Review: Various Artists, “Sonny Don’t Go Away: A Tribute to Ron Hynes”

Sonny Don't Go Away: A Tribute to Ron Hynes

“Sonny Don’t Go Away: A Tribute to Ron Hynes”, released on October 20th, 2023 via Sonic Records, gathers a diverse group of Newfoundland and Labrador-based artists, presenting their interpretations of an eclectic mix from the Ron Hynes songbook, ranging from his classic hits to lesser-known songs. Affectionate, genuine, contemporary, this is a stellar collection of material meant to touch the hearts of ardent, long-time fans and serve as a portal into the vast creative genius of Ron Hynes for new enthusiasts.

Hynes, who died in 2015, has long been recognized and repeatedly awarded as a mythical figure in the evolution of the East Coast music scene, but more importantly, he was an originating pioneer of, and an emissary for, an astounding flood of authentic Newfoundland singer-songwriter performers, many of whom contributed to this dazzling array of story and song.

Ron Hynes

Some chose to honour Hynes’ spirit with reimagined versions of his popular tracks, while others delved deep into the emotional resonance of his poetic lyrics and magnificent melodies. “Sonny’s Dream” performed by Kellie Loder, for example, offers a fresh look at the decades old favourite, while “Dark River” by Amelia Curran and Duane Andrews hauntingly captures the mysteriously rich imagery and metaphoric qualities of Hynes’ original, transcending its simple sentimentality into a journey of profound discovery. 

Plumbing the depths of emotion on “Godspeed (Requiem for Gene MacLellan),” by Quote the Raven, or “Atlantic Blue,” by the Once, or “Lonely Song,” by Ennis Sisters, one cannot help but marvel at the treasure of beauty, nuanced sensitivity that Hynes managed to enshrine in his chord progressions and perceptive lyrics.

Tim Baker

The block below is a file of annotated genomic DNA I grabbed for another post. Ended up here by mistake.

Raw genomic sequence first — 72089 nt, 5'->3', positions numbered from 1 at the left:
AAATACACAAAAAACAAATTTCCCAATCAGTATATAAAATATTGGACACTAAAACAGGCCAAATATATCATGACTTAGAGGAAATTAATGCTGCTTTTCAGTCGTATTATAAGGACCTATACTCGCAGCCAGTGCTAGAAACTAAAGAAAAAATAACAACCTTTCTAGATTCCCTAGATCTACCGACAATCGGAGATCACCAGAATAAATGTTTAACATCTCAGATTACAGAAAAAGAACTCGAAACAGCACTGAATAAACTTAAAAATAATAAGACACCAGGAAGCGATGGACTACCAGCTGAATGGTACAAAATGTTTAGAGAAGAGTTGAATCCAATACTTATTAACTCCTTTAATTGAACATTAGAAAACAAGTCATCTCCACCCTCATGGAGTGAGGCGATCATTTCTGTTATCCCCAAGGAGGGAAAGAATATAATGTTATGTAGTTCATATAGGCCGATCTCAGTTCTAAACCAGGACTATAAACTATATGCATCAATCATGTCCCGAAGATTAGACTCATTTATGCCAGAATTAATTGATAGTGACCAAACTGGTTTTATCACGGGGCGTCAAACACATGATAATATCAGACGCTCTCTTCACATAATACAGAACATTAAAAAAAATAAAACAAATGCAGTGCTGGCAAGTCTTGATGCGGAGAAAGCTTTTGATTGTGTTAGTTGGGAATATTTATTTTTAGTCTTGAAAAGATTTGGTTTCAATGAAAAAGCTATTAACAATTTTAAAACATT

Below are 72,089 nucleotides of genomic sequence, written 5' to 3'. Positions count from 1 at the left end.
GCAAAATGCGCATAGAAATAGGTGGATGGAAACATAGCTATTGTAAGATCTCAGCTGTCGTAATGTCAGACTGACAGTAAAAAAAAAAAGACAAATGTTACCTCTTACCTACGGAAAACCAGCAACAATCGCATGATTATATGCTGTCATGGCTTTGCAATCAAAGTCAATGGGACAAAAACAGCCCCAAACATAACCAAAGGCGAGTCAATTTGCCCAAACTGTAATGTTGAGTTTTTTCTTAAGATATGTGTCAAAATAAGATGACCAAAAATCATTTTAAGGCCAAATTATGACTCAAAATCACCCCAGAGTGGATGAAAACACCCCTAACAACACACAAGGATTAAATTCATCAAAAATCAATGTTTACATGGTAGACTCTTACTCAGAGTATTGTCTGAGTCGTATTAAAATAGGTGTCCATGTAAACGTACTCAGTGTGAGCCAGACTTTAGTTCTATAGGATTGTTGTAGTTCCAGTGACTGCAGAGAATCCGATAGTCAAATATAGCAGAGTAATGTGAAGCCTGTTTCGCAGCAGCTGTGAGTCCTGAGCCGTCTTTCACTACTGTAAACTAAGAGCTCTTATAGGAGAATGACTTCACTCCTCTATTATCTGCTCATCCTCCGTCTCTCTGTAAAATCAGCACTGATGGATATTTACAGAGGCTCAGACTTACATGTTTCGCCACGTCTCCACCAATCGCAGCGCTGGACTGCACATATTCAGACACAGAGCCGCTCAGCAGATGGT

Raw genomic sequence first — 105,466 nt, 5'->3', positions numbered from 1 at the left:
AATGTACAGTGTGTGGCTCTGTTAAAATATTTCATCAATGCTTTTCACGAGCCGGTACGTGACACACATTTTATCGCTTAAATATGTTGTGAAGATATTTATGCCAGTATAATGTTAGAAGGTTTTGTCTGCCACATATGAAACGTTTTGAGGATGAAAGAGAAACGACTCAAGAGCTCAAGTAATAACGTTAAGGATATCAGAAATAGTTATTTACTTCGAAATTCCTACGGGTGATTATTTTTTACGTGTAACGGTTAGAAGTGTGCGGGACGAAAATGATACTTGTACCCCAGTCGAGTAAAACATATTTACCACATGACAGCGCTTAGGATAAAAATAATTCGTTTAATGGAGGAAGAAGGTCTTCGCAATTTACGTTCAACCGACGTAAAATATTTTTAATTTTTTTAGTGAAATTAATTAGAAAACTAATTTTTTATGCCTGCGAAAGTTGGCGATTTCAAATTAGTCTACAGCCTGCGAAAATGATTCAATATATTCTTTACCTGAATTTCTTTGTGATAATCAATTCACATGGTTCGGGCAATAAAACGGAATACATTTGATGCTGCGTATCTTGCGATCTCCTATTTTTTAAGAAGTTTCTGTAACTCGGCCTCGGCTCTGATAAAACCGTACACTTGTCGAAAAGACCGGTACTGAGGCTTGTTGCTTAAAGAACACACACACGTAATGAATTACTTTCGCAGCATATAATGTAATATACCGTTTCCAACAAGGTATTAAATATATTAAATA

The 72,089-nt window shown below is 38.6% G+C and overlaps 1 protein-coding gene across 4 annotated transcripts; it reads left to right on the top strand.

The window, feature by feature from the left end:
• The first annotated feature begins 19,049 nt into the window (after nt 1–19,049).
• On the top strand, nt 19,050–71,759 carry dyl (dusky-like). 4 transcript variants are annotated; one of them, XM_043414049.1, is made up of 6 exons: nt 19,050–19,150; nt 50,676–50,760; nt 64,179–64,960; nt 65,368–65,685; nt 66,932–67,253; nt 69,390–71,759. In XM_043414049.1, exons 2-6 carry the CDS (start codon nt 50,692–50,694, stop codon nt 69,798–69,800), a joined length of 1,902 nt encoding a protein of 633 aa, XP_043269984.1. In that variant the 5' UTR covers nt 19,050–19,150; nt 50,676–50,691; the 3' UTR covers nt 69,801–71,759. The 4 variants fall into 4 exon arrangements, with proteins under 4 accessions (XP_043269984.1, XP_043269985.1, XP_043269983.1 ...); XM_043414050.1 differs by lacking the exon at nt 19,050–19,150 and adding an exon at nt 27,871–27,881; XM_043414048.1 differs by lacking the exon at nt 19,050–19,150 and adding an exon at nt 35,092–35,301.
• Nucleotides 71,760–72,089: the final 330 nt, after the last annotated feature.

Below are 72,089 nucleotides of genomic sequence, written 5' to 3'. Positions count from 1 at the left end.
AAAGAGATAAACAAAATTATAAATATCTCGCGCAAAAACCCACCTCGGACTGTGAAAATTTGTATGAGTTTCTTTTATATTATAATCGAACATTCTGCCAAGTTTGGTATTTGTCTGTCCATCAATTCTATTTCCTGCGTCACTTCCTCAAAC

Every bit as important as his Canadian contemporaries, such as Gordon Lightfoot and Ian Tyson, Ron Hynes never found a strong footing outside of his home of Newfoundland, where he enjoyed weighty respect and legendary status. Nevertheless, he toured tirelessly and laboured intensely at the song form craft. Few Canadian writers, could reflect simple daily stories and connect them, seemingly effortlessly, into universal acknowledged themes – home, sea and sky, fellowship and the endless struggle to prevail and overcome adversity.    

Every song, every performance, on “Sonny Don’t Go Away: A Tribute to Ron Hynes,” is worthy of repeated listening, not only to relish the propensity of Hynes’ writing, but to celebrate in the talents that bring these tales to life in a vigorous and surprising fashion. Each and every song provides a glimpse into how precious our common experience and humanity truly is – that life is short, fragile, fleeting as a shadow.

Alan Doyle

Produced by Alan Doyle and Cory Tetford, the album has a timeless quality to it. Even though most of these tunes were written many years ago, the tracks utilize modern technologies without sacrificing Hynes’s innate characteristics – intricate chord progressions, his famous modulation on the third verse, his phrasing and lyrical pacing; at the same time, spotlighting the exceptional talents of each of the artists individually, many of whom never met Hynes, and who essentially make the songs their own. An outstanding achievement.    

Track list:

Tim Baker – Leaving on the Evening Tide
Amelia Curran & Duane Andrews – Dark River
Quote the Raven – Godspeed (Requiem for Gene MacLellan)
Alan Doyle & The Dardanelles – St. John’s Waltz
The Once – Atlantic Blue
Jodee Richardson – Cryer’s Paradise
Mallory Johnson – River of No Return
Joel Thomas Hynes – Last Chance Avenue
Ennis Sisters – Lonely Song
Matthew Byrne – 1962
Barry Canning – Where Do You Get Off
Cory Tetford – Shine Like Diamonds
Glenn Simmons – Picture of Dorian Grey
Yvette Lorraine – Where Does Love Go Wrong
Rum Ragged – House
Shanneyganock – If I Left You Alone with My Heart
Fortunate Ones – No Change in Me
Silver Wolf Band – Dry
Mick Davis – Get Back Change
Kellie Loder – Sonny’s Dream

Photo Credits: Andrew Vaughan (Ron Hynes) / Stills taken from Artist Video releases.

Douglas McLean fell in love with music at a very early age and has worked as a musician and songwriter since his early teens. He has a deep love for the written word and has spent his life in pursuit of language as a means to convey what Van Morrison once called “the inarticulate speech of the heart”. He lives deep in the Almaguin Highlands with his wife and their dog. Douglas is active in local radio, recording, producing and writing, in and around Huntsville, Ontario.

His website is:

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